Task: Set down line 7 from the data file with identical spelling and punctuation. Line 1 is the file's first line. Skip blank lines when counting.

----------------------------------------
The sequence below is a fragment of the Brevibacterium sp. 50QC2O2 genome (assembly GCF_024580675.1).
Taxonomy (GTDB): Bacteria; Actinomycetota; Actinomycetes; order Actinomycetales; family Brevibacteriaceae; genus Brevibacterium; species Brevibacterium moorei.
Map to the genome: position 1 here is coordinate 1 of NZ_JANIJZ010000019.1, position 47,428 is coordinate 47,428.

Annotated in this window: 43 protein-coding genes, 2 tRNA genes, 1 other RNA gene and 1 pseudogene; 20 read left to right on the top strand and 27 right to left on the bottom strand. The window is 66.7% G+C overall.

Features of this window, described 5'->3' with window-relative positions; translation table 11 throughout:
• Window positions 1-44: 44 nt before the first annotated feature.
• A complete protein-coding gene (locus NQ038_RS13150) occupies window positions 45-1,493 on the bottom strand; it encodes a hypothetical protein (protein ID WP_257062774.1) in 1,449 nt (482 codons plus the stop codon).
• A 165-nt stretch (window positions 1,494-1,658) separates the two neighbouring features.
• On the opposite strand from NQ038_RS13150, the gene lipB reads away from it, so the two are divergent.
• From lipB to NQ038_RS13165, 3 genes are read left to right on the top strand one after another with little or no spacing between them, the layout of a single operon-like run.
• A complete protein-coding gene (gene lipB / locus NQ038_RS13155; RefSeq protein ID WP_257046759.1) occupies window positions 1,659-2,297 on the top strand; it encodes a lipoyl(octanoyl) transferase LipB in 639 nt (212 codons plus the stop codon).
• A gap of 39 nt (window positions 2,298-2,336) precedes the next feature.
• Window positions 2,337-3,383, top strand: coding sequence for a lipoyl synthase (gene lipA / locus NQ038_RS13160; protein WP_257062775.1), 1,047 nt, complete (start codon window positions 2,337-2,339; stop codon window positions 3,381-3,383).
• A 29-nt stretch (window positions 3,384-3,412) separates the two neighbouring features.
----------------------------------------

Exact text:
• A complete protein-coding gene (locus NQ038_RS13150) occupies window positions 45-1,493 on the bottom strand; it encodes a hypothetical protein (protein ID WP_257062774.1) in 1,449 nt (482 codons plus the stop codon).